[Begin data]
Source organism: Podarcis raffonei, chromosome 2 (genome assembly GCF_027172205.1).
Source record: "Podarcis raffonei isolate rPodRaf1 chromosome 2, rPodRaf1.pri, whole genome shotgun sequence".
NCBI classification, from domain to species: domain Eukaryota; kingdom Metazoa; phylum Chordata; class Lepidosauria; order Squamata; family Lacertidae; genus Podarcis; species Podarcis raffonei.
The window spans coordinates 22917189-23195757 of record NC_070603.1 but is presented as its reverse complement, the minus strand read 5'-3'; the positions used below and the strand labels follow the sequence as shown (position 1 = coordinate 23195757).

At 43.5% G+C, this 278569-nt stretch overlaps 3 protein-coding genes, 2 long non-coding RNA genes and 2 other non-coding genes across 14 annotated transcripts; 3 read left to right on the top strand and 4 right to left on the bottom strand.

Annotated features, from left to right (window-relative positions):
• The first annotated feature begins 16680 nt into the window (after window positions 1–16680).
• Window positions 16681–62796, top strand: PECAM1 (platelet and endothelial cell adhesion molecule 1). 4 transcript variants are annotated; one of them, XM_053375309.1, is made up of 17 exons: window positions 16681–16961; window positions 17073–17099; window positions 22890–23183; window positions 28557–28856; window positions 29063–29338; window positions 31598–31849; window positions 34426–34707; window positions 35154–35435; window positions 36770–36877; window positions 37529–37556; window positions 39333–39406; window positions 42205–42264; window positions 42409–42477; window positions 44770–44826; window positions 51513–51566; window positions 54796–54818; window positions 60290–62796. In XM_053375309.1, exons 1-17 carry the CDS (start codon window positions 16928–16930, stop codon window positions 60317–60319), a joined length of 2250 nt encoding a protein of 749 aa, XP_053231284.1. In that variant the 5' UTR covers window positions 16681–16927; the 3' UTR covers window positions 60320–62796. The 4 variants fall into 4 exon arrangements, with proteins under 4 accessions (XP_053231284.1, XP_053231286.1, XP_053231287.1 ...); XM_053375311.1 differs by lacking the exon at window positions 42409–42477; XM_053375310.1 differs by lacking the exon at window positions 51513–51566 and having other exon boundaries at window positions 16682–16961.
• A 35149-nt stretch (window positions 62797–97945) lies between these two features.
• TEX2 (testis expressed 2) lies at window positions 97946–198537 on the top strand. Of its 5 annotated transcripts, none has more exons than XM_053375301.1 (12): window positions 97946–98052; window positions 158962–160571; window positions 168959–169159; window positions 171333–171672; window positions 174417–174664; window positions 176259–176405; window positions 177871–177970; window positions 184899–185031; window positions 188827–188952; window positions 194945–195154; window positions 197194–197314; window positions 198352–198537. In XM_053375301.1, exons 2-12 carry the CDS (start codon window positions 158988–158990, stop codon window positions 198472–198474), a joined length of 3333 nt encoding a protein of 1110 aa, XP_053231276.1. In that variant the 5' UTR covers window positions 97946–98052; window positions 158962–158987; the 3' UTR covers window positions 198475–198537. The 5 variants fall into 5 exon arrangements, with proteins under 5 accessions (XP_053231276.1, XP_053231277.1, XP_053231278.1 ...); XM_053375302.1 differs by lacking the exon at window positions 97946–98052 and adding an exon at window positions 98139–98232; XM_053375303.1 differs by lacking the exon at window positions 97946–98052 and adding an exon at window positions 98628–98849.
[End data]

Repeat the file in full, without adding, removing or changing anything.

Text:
Source organism: Podarcis raffonei, chromosome 2 (genome assembly GCF_027172205.1).
Source record: "Podarcis raffonei isolate rPodRaf1 chromosome 2, rPodRaf1.pri, whole genome shotgun sequence".
NCBI classification, from domain to species: domain Eukaryota; kingdom Metazoa; phylum Chordata; class Lepidosauria; order Squamata; family Lacertidae; genus Podarcis; species Podarcis raffonei.
The window spans coordinates 22917189-23195757 of record NC_070603.1 but is presented as its reverse complement, the minus strand read 5'-3'; the positions used below and the strand labels follow the sequence as shown (position 1 = coordinate 23195757).

At 43.5% G+C, this 278569-nt stretch overlaps 3 protein-coding genes, 2 long non-coding RNA genes and 2 other non-coding genes across 14 annotated transcripts; 3 read left to right on the top strand and 4 right to left on the bottom strand.

Annotated features, from left to right (window-relative positions):
• The first annotated feature begins 16680 nt into the window (after window positions 1–16680).
• Window positions 16681–62796, top strand: PECAM1 (platelet and endothelial cell adhesion molecule 1). 4 transcript variants are annotated; one of them, XM_053375309.1, is made up of 17 exons: window positions 16681–16961; window positions 17073–17099; window positions 22890–23183; window positions 28557–28856; window positions 29063–29338; window positions 31598–31849; window positions 34426–34707; window positions 35154–35435; window positions 36770–36877; window positions 37529–37556; window positions 39333–39406; window positions 42205–42264; window positions 42409–42477; window positions 44770–44826; window positions 51513–51566; window positions 54796–54818; window positions 60290–62796. In XM_053375309.1, exons 1-17 carry the CDS (start codon window positions 16928–16930, stop codon window positions 60317–60319), a joined length of 2250 nt encoding a protein of 749 aa, XP_053231284.1. In that variant the 5' UTR covers window positions 16681–16927; the 3' UTR covers window positions 60320–62796. The 4 variants fall into 4 exon arrangements, with proteins under 4 accessions (XP_053231284.1, XP_053231286.1, XP_053231287.1 ...); XM_053375311.1 differs by lacking the exon at window positions 42409–42477; XM_053375310.1 differs by lacking the exon at window positions 51513–51566 and having other exon boundaries at window positions 16682–16961.
• A 35149-nt stretch (window positions 62797–97945) lies between these two features.
• TEX2 (testis expressed 2) lies at window positions 97946–198537 on the top strand. Of its 5 annotated transcripts, none has more exons than XM_053375301.1 (12): window positions 97946–98052; window positions 158962–160571; window positions 168959–169159; window positions 171333–171672; window positions 174417–174664; window positions 176259–176405; window positions 177871–177970; window positions 184899–185031; window positions 188827–188952; window positions 194945–195154; window positions 197194–197314; window positions 198352–198537. In XM_053375301.1, exons 2-12 carry the CDS (start codon window positions 158988–158990, stop codon window positions 198472–198474), a joined length of 3333 nt encoding a protein of 1110 aa, XP_053231276.1. In that variant the 5' UTR covers window positions 97946–98052; window positions 158962–158987; the 3' UTR covers window positions 198475–198537. The 5 variants fall into 5 exon arrangements, with proteins under 5 accessions (XP_053231276.1, XP_053231277.1, XP_053231278.1 ...); XM_053375302.1 differs by lacking the exon at window positions 97946–98052 and adding an exon at window positions 98139–98232; XM_053375303.1 differs by lacking the exon at window positions 97946–98052 and adding an exon at window positions 98628–98849.